Theory, Model, Method

Elicitation of Responses

Elicitation is a technique applied for the systematic collection of data. Information about how speakers use a particular aspect of language is gained by asking informants systematic questions or by providing specific material that provokes the informants to give the linguist the desired piece of information. Elicitation procedures can either be used in order to collect primary linguistic data (i.e. the informants are provoked to produce utterances containing the relevant linguistic features) or they can be used to collect language-related information such as judgements or interpretations (secondary data).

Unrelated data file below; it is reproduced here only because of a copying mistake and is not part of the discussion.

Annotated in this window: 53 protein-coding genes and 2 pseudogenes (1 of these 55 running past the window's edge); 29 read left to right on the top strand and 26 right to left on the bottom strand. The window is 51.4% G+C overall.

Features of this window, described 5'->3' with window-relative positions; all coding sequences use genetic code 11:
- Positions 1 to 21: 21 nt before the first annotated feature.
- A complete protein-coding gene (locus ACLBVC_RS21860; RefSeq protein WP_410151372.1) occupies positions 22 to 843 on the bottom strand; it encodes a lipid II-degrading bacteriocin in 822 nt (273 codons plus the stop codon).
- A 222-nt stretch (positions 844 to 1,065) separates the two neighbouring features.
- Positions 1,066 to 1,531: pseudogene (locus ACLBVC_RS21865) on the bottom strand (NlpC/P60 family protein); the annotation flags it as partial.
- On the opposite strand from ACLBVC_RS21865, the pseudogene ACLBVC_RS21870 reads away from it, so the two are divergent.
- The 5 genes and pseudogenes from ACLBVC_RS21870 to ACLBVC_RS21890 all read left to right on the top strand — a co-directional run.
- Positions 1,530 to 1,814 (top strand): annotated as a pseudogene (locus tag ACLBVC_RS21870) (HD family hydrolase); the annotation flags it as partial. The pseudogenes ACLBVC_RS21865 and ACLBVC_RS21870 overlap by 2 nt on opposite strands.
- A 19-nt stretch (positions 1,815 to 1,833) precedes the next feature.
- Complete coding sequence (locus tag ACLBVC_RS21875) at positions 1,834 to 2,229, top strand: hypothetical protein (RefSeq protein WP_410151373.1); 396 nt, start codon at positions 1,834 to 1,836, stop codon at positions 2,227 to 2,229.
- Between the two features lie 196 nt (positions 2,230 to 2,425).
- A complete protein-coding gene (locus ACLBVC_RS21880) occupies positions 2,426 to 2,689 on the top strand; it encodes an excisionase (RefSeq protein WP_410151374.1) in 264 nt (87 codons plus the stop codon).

Examples of elicitation procedures:

  • subjects are asked to describe a picture

  • subjects are asked to finish an incomplete sentence
Example (source: Mair 1997: 10):
I ___________ her to be honest.

  • subjects have to judge whether sentences are acceptable according to the grammatical rules of that language
Example (source: Foster-Cohen 1999: 6):
Who do you think that knows Mary?
Who do you think knows Mary?
Who do you think that Mary knows?
(The first example is ungrammatical.)

Exercises: Elicitation of Responses